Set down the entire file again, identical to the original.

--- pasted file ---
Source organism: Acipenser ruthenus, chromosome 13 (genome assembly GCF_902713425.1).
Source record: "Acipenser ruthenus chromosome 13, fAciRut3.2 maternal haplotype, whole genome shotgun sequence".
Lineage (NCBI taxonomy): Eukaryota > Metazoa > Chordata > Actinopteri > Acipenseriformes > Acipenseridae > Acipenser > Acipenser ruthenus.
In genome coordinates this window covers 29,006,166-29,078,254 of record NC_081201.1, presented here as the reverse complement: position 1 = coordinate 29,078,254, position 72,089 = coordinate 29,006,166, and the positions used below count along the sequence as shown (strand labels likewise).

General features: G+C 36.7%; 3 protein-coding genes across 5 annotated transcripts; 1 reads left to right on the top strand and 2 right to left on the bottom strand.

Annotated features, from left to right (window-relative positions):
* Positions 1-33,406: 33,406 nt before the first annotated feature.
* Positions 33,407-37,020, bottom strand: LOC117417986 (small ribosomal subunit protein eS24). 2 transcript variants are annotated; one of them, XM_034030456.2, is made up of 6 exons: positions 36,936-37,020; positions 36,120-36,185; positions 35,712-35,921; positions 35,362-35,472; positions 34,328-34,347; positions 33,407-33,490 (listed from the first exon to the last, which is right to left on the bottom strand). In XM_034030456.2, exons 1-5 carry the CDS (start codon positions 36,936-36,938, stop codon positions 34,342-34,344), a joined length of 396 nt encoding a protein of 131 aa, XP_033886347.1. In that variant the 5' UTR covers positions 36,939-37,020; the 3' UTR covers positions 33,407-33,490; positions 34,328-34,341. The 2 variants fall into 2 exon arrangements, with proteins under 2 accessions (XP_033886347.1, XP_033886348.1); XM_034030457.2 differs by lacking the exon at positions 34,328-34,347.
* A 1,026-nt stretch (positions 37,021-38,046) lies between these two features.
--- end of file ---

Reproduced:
Source organism: Acipenser ruthenus, chromosome 13 (genome assembly GCF_902713425.1).
Source record: "Acipenser ruthenus chromosome 13, fAciRut3.2 maternal haplotype, whole genome shotgun sequence".
Lineage (NCBI taxonomy): Eukaryota > Metazoa > Chordata > Actinopteri > Acipenseriformes > Acipenseridae > Acipenser > Acipenser ruthenus.
In genome coordinates this window covers 29,006,166-29,078,254 of record NC_081201.1, presented here as the reverse complement: position 1 = coordinate 29,078,254, position 72,089 = coordinate 29,006,166, and the positions used below count along the sequence as shown (strand labels likewise).

General features: G+C 36.7%; 3 protein-coding genes across 5 annotated transcripts; 1 reads left to right on the top strand and 2 right to left on the bottom strand.

Annotated features, from left to right (window-relative positions):
* Positions 1-33,406: 33,406 nt before the first annotated feature.
* Positions 33,407-37,020, bottom strand: LOC117417986 (small ribosomal subunit protein eS24). 2 transcript variants are annotated; one of them, XM_034030456.2, is made up of 6 exons: positions 36,936-37,020; positions 36,120-36,185; positions 35,712-35,921; positions 35,362-35,472; positions 34,328-34,347; positions 33,407-33,490 (listed from the first exon to the last, which is right to left on the bottom strand). In XM_034030456.2, exons 1-5 carry the CDS (start codon positions 36,936-36,938, stop codon positions 34,342-34,344), a joined length of 396 nt encoding a protein of 131 aa, XP_033886347.1. In that variant the 5' UTR covers positions 36,939-37,020; the 3' UTR covers positions 33,407-33,490; positions 34,328-34,341. The 2 variants fall into 2 exon arrangements, with proteins under 2 accessions (XP_033886347.1, XP_033886348.1); XM_034030457.2 differs by lacking the exon at positions 34,328-34,347.
* A 1,026-nt stretch (positions 37,021-38,046) lies between these two features.